Missouri Gaming Commission Unsure About Legalization of Slot Machines

Missouri lawmakers have been struggling for more than four years to reach an agreement on expanding the gambling industry in the state. The current conversations mainly involve banning illegal gas station gambling machines and legalizing sports betting and slot machines in truck stops and fraternities. Judging by the contradictory laws that have been passed, it is clear that the Legislature does not always see eye to eye.

There are only three weeks left in the annual session of the General Assembly and there is still almost no resolution of the issues. To add to the disagreements, Mike Leara, the head of the Missouri Gaming Commission, expressed his concerns about the legalization of slot machines.

As Senator Denny Hoskins was planning to run legislation in the Senate on Monday, Leara noted that the regulator does not have enough staff members to handle the regulation of slot machines if they are legalized. The proposed bill covers the ban of untaxed gaming machines that are widely spread across the state and the extension of gambling in Missouri by legalizing sports betting and slot machines.

If the proposed bill is passed, regulated slot machines will be available at truck stops and fraternal organizations. Each facility will be allowed to offer up to five slot machines and it will be up to the Gaming Commission to regulate and tax this sector.

Gaming Commission Understaffed, Cannot Properly Regulate Slot Machines

Unfortunately, due to the global pandemic, last year, the regulator body was forced to lay off more than two dozen workers. This was the result of the decrease in revenue due to the 13 Missouri-based casinos closing down during the lockdown period. Since the Gaming Commission’s staff was significantly cut down, Leara expressed concerns about the agency being able to handle more tasks related to the possible legalization of slot machines.

Since PASPA was revoked in 2018, many states neighboring Missouri legalized sports betting and are able to earn money through betting-related taxes and fees. Meanwhile, some states have also allowed slot machines outside brick-and-mortar casinos, with Illinois offering such games in facilities like bars, restaurants, truck stops, retail stores, and other locations.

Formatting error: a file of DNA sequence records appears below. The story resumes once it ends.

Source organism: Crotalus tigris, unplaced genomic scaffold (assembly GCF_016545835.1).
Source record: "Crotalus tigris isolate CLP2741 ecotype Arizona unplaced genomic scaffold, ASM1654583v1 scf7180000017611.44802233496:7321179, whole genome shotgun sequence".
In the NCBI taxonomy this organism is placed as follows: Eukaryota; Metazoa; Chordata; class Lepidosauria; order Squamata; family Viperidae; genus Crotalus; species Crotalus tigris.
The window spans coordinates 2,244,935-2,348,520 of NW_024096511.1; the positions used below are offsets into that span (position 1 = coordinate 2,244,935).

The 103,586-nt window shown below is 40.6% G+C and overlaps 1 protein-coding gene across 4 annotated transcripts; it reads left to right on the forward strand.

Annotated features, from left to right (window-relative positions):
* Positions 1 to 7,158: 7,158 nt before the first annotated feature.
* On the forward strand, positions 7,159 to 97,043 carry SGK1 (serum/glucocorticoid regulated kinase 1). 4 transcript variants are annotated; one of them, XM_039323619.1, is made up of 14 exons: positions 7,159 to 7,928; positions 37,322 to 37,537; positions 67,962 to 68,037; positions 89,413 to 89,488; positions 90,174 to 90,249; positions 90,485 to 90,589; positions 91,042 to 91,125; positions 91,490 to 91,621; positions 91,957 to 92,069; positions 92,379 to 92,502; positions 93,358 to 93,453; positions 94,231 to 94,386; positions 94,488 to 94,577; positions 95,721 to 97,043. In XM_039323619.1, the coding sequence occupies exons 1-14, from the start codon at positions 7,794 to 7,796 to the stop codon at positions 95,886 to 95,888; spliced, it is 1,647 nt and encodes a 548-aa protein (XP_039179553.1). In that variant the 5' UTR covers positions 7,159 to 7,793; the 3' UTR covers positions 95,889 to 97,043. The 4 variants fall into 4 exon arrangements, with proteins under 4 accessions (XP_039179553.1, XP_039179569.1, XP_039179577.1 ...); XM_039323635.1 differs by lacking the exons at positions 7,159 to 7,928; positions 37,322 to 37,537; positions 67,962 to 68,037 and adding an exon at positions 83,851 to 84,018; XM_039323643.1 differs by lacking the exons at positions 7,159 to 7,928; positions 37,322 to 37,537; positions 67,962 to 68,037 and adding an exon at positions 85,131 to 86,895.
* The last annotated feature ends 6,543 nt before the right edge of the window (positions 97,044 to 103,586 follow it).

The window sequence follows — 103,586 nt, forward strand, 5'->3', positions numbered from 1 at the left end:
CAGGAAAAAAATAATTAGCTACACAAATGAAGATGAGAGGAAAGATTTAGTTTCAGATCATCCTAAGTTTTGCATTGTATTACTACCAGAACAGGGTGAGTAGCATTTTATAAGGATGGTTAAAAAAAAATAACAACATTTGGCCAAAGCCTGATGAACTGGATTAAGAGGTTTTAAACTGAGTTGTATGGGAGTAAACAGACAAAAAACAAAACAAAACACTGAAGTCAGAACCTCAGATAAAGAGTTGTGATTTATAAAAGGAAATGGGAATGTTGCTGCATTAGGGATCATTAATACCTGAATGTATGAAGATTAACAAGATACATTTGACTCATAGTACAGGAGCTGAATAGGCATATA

If the bill is approved, it could generate enough funds to help the Gaming Commission to expand its current staff and regulate slot machines. This being said, the budget proposed by the Legislature for the fiscal year that starts on July 1 does not include new hirings. This indicates that it is possible for the legalization of slot machines and sports betting in Missouri to be postponed due to the dearth of employees in the Gaming Commission.

Passing the bill and legalizing slot machines and sports betting would mean hiring more employees in the Mental Health sector as well. If the gambling industry in Missouri expands, this would mean that the need for more problem gambling counseling providers will be higher. While the state is currently offering 12 compulsive gambling counselors, according to a Department of Mental Health report, with the legalization of sports betting and slot machines, the state will need 25 additional compulsive gambling counselors.